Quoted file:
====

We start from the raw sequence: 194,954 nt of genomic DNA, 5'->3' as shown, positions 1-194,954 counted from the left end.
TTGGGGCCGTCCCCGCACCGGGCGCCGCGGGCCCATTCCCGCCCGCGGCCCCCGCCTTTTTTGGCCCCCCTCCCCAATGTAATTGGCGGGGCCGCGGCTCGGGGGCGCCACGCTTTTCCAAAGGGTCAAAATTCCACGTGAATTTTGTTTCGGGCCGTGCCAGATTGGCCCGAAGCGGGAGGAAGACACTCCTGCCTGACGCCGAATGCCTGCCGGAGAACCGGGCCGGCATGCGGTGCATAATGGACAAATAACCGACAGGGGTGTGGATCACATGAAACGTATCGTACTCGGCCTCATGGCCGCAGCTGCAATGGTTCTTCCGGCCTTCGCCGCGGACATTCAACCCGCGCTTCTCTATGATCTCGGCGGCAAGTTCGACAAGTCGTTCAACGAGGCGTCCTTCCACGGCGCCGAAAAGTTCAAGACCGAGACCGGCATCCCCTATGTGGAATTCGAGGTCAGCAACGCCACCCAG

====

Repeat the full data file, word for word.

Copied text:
We start from the raw sequence: 194,954 nt of genomic DNA, 5'->3' as shown, positions 1-194,954 counted from the left end.
TTGGGGCCGTCCCCGCACCGGGCGCCGCGGGCCCATTCCCGCCCGCGGCCCCCGCCTTTTTTGGCCCCCCTCCCCAATGTAATTGGCGGGGCCGCGGCTCGGGGGCGCCACGCTTTTCCAAAGGGTCAAAATTCCACGTGAATTTTGTTTCGGGCCGTGCCAGATTGGCCCGAAGCGGGAGGAAGACACTCCTGCCTGACGCCGAATGCCTGCCGGAGAACCGGGCCGGCATGCGGTGCATAATGGACAAATAACCGACAGGGGTGTGGATCACATGAAACGTATCGTACTCGGCCTCATGGCCGCAGCTGCAATGGTTCTTCCGGCCTTCGCCGCGGACATTCAACCCGCGCTTCTCTATGATCTCGGCGGCAAGTTCGACAAGTCGTTCAACGAGGCGTCCTTCCACGGCGCCGAAAAGTTCAAGACCGAGACCGGCATCCCCTATGTGGAATTCGAGGTCAGCAACGCCACCCAG